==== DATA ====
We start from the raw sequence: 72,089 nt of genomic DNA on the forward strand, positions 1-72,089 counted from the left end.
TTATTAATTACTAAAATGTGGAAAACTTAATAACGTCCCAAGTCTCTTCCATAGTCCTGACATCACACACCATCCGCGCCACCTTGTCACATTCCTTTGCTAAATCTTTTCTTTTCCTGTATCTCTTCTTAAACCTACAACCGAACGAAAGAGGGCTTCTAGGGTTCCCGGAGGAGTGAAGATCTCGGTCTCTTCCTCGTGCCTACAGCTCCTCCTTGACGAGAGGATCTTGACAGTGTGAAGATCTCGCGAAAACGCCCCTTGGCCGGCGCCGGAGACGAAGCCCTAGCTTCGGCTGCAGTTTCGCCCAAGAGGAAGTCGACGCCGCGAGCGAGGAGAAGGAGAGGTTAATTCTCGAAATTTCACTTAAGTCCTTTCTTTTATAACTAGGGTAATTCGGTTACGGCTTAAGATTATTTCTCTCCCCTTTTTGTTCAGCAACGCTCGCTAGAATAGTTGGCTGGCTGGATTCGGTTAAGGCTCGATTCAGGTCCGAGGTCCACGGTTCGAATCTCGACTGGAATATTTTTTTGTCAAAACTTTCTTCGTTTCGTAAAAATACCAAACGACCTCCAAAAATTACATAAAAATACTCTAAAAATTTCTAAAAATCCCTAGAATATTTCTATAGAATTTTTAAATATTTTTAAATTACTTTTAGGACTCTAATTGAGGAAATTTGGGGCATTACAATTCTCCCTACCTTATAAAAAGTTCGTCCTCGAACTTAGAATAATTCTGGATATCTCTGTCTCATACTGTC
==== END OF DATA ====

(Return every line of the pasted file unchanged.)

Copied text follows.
We start from the raw sequence: 72,089 nt of genomic DNA on the forward strand, positions 1-72,089 counted from the left end.
TTATTAATTACTAAAATGTGGAAAACTTAATAACGTCCCAAGTCTCTTCCATAGTCCTGACATCACACACCATCCGCGCCACCTTGTCACATTCCTTTGCTAAATCTTTTCTTTTCCTGTATCTCTTCTTAAACCTACAACCGAACGAAAGAGGGCTTCTAGGGTTCCCGGAGGAGTGAAGATCTCGGTCTCTTCCTCGTGCCTACAGCTCCTCCTTGACGAGAGGATCTTGACAGTGTGAAGATCTCGCGAAAACGCCCCTTGGCCGGCGCCGGAGACGAAGCCCTAGCTTCGGCTGCAGTTTCGCCCAAGAGGAAGTCGACGCCGCGAGCGAGGAGAAGGAGAGGTTAATTCTCGAAATTTCACTTAAGTCCTTTCTTTTATAACTAGGGTAATTCGGTTACGGCTTAAGATTATTTCTCTCCCCTTTTTGTTCAGCAACGCTCGCTAGAATAGTTGGCTGGCTGGATTCGGTTAAGGCTCGATTCAGGTCCGAGGTCCACGGTTCGAATCTCGACTGGAATATTTTTTTGTCAAAACTTTCTTCGTTTCGTAAAAATACCAAACGACCTCCAAAAATTACATAAAAATACTCTAAAAATTTCTAAAAATCCCTAGAATATTTCTATAGAATTTTTAAATATTTTTAAATTACTTTTAGGACTCTAATTGAGGAAATTTGGGGCATTACAATTCTCCCTACCTTATAAAAAGTTCGTCCTCGAACTTAGAATAATTCTGGATATCTCTGTCTCATACTGTC